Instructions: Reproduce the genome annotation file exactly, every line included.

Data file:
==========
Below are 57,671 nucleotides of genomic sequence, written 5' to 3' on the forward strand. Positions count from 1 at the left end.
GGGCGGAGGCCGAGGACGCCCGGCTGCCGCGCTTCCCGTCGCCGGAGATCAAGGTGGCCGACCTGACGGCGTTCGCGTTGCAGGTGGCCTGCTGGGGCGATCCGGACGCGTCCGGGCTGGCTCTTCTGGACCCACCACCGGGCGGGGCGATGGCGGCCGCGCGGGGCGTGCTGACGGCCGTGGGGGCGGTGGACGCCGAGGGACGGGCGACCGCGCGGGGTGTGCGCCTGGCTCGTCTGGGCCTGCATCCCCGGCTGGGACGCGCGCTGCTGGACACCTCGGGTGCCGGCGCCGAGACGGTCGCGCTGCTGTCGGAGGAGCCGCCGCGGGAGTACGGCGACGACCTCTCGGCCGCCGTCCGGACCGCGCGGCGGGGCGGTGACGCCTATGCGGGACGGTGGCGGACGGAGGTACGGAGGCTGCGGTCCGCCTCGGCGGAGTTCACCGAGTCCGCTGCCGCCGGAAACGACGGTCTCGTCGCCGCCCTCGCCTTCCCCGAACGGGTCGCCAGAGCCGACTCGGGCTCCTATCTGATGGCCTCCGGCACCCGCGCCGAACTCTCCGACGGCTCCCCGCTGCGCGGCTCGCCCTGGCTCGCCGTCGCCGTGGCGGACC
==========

Below are 57,671 nucleotides of genomic sequence, written 5' to 3' on the forward strand. Positions count from 1 at the left end.
GGGCGGAGGCCGAGGACGCCCGGCTGCCGCGCTTCCCGTCGCCGGAGATCAAGGTGGCCGACCTGACGGCGTTCGCGTTGCAGGTGGCCTGCTGGGGCGATCCGGACGCGTCCGGGCTGGCTCTTCTGGACCCACCACCGGGCGGGGCGATGGCGGCCGCGCGGGGCGTGCTGACGGCCGTGGGGGCGGTGGACGCCGAGGGACGGGCGACCGCGCGGGGTGTGCGCCTGGCTCGTCTGGGCCTGCATCCCCGGCTGGGACGCGCGCTGCTGGACACCTCGGGTGCCGGCGCCGAGACGGTCGCGCTGCTGTCGGAGGAGCCGCCGCGGGAGTACGGCGACGACCTCTCGGCCGCCGTCCGGACCGCGCGGCGGGGCGGTGACGCCTATGCGGGACGGTGGCGGACGGAGGTACGGAGGCTGCGGTCCGCCTCGGCGGAGTTCACCGAGTCCGCTGCCGCCGGAAACGACGGTCTCGTCGCCGCCCTCGCCTTCCCCGAACGGGTCGCCAGAGCCGACTCGGGCTCCTATCTGATGGCCTCCGGCACCCGCGCCGAACTCTCCGACGGCTCCCCGCTGCGCGGCTCGCCCTGGCTCGCCGTCGCCGTGGCGGACC